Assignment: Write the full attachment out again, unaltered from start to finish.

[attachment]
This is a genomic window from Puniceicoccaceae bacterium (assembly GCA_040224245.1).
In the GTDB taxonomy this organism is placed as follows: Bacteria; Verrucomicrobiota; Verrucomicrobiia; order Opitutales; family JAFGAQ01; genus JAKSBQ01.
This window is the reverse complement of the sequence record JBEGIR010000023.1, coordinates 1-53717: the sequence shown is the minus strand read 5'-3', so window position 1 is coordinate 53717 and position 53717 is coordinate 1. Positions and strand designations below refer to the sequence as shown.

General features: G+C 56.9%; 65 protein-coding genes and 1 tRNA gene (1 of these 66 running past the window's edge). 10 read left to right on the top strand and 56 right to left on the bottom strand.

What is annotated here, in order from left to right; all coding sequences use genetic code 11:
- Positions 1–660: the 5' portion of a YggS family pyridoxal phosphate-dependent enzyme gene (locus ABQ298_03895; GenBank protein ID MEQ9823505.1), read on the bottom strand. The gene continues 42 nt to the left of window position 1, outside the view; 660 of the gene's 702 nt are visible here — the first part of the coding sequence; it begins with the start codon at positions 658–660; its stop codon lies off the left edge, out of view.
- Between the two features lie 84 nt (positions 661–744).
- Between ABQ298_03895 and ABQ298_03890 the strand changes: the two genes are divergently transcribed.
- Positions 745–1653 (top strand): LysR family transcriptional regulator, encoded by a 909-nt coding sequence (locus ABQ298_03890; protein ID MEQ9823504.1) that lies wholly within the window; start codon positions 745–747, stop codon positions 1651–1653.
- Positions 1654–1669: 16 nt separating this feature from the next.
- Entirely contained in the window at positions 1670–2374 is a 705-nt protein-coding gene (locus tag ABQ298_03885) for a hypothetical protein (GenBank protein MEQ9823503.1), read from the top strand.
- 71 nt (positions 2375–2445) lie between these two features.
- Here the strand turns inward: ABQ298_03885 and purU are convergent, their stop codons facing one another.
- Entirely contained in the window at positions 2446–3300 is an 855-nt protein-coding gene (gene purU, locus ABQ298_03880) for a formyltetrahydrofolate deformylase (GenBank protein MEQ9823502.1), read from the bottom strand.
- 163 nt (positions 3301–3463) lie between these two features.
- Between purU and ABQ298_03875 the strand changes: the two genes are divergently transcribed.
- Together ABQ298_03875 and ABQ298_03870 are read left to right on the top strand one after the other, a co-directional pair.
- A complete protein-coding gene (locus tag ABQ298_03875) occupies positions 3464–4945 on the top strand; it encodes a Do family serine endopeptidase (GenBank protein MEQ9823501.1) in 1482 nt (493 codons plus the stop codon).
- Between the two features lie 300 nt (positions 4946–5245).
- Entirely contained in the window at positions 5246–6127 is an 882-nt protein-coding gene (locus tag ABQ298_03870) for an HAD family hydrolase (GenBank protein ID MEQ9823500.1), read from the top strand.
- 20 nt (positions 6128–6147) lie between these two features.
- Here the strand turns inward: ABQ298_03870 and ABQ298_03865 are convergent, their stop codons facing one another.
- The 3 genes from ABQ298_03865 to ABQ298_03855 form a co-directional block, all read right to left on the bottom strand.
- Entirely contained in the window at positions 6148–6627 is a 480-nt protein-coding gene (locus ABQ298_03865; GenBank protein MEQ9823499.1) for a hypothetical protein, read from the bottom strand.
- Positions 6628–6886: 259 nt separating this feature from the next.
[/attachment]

This is a genomic window from Puniceicoccaceae bacterium (assembly GCA_040224245.1).
In the GTDB taxonomy this organism is placed as follows: Bacteria; Verrucomicrobiota; Verrucomicrobiia; order Opitutales; family JAFGAQ01; genus JAKSBQ01.
This window is the reverse complement of the sequence record JBEGIR010000023.1, coordinates 1-53717: the sequence shown is the minus strand read 5'-3', so window position 1 is coordinate 53717 and position 53717 is coordinate 1. Positions and strand designations below refer to the sequence as shown.

General features: G+C 56.9%; 65 protein-coding genes and 1 tRNA gene (1 of these 66 running past the window's edge). 10 read left to right on the top strand and 56 right to left on the bottom strand.

What is annotated here, in order from left to right; all coding sequences use genetic code 11:
- Positions 1–660: the 5' portion of a YggS family pyridoxal phosphate-dependent enzyme gene (locus ABQ298_03895; GenBank protein ID MEQ9823505.1), read on the bottom strand. The gene continues 42 nt to the left of window position 1, outside the view; 660 of the gene's 702 nt are visible here — the first part of the coding sequence; it begins with the start codon at positions 658–660; its stop codon lies off the left edge, out of view.
- Between the two features lie 84 nt (positions 661–744).
- Between ABQ298_03895 and ABQ298_03890 the strand changes: the two genes are divergently transcribed.
- Positions 745–1653 (top strand): LysR family transcriptional regulator, encoded by a 909-nt coding sequence (locus ABQ298_03890; protein ID MEQ9823504.1) that lies wholly within the window; start codon positions 745–747, stop codon positions 1651–1653.
- Positions 1654–1669: 16 nt separating this feature from the next.
- Entirely contained in the window at positions 1670–2374 is a 705-nt protein-coding gene (locus tag ABQ298_03885) for a hypothetical protein (GenBank protein MEQ9823503.1), read from the top strand.
- 71 nt (positions 2375–2445) lie between these two features.
- Here the strand turns inward: ABQ298_03885 and purU are convergent, their stop codons facing one another.
- Entirely contained in the window at positions 2446–3300 is an 855-nt protein-coding gene (gene purU, locus ABQ298_03880) for a formyltetrahydrofolate deformylase (GenBank protein MEQ9823502.1), read from the bottom strand.
- 163 nt (positions 3301–3463) lie between these two features.
- Between purU and ABQ298_03875 the strand changes: the two genes are divergently transcribed.
- Together ABQ298_03875 and ABQ298_03870 are read left to right on the top strand one after the other, a co-directional pair.
- A complete protein-coding gene (locus tag ABQ298_03875) occupies positions 3464–4945 on the top strand; it encodes a Do family serine endopeptidase (GenBank protein MEQ9823501.1) in 1482 nt (493 codons plus the stop codon).
- Between the two features lie 300 nt (positions 4946–5245).
- Entirely contained in the window at positions 5246–6127 is an 882-nt protein-coding gene (locus tag ABQ298_03870) for an HAD family hydrolase (GenBank protein ID MEQ9823500.1), read from the top strand.
- 20 nt (positions 6128–6147) lie between these two features.
- Here the strand turns inward: ABQ298_03870 and ABQ298_03865 are convergent, their stop codons facing one another.
- The 3 genes from ABQ298_03865 to ABQ298_03855 form a co-directional block, all read right to left on the bottom strand.
- Entirely contained in the window at positions 6148–6627 is a 480-nt protein-coding gene (locus ABQ298_03865; GenBank protein MEQ9823499.1) for a hypothetical protein, read from the bottom strand.
- Positions 6628–6886: 259 nt separating this feature from the next.